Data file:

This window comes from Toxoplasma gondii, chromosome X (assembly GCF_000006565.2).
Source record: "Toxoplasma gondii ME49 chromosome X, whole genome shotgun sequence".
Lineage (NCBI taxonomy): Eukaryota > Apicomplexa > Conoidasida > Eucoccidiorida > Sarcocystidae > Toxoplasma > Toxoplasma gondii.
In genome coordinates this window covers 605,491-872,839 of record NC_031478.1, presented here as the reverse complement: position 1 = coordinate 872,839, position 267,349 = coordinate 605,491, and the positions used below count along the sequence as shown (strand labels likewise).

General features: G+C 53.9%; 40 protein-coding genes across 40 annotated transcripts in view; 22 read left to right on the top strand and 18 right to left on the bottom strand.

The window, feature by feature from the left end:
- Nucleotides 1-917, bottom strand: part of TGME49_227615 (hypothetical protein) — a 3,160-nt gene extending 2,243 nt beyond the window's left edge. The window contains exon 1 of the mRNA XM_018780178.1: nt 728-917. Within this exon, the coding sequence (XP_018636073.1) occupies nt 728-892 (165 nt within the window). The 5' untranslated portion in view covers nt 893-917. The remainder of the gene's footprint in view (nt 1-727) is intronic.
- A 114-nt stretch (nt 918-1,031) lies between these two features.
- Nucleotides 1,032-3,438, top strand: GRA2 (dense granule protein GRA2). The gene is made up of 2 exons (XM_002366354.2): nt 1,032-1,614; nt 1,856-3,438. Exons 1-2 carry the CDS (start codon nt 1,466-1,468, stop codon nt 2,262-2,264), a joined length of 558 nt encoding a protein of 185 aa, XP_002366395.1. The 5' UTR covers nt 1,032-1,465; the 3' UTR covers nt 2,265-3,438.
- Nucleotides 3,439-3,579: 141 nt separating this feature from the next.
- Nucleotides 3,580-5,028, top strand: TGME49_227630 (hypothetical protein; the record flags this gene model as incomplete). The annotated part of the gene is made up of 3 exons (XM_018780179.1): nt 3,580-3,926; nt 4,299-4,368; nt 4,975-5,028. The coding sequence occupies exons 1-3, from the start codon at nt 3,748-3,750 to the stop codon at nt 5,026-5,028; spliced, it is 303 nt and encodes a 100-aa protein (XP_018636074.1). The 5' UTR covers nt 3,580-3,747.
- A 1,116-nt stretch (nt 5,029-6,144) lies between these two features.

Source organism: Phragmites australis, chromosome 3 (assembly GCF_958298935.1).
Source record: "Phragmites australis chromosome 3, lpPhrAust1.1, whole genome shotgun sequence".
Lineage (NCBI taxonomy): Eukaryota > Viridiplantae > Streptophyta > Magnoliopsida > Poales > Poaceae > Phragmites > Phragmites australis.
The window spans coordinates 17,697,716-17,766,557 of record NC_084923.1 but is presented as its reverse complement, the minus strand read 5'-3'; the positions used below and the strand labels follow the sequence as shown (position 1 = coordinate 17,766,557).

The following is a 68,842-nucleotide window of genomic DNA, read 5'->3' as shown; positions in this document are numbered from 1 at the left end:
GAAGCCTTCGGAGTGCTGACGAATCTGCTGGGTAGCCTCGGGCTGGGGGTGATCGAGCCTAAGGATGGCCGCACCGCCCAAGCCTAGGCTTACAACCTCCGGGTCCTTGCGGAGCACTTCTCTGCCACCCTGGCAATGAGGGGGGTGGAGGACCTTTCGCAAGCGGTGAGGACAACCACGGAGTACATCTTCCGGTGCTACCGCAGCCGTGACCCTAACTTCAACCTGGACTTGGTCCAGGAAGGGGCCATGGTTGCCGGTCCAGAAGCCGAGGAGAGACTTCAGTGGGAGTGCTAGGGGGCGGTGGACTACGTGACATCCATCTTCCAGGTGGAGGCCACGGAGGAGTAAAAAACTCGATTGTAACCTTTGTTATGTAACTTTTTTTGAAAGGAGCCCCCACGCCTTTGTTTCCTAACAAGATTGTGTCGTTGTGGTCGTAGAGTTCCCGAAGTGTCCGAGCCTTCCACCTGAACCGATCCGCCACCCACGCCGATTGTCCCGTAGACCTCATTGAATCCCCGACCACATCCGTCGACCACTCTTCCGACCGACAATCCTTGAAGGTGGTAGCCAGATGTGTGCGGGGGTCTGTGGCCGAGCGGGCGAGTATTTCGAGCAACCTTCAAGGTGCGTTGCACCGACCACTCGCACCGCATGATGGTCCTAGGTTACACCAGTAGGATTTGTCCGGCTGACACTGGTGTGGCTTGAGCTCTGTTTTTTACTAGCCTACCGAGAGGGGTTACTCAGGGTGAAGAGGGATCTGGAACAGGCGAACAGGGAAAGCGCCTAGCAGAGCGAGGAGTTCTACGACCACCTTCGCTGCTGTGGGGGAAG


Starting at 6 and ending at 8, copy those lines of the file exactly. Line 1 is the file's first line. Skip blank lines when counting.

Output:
The window, feature by feature from the left end:
- Nucleotides 1-917, bottom strand: part of TGME49_227615 (hypothetical protein) — a 3,160-nt gene extending 2,243 nt beyond the window's left edge. The window contains exon 1 of the mRNA XM_018780178.1: nt 728-917. Within this exon, the coding sequence (XP_018636073.1) occupies nt 728-892 (165 nt within the window). The 5' untranslated portion in view covers nt 893-917. The remainder of the gene's footprint in view (nt 1-727) is intronic.
- A 114-nt stretch (nt 918-1,031) lies between these two features.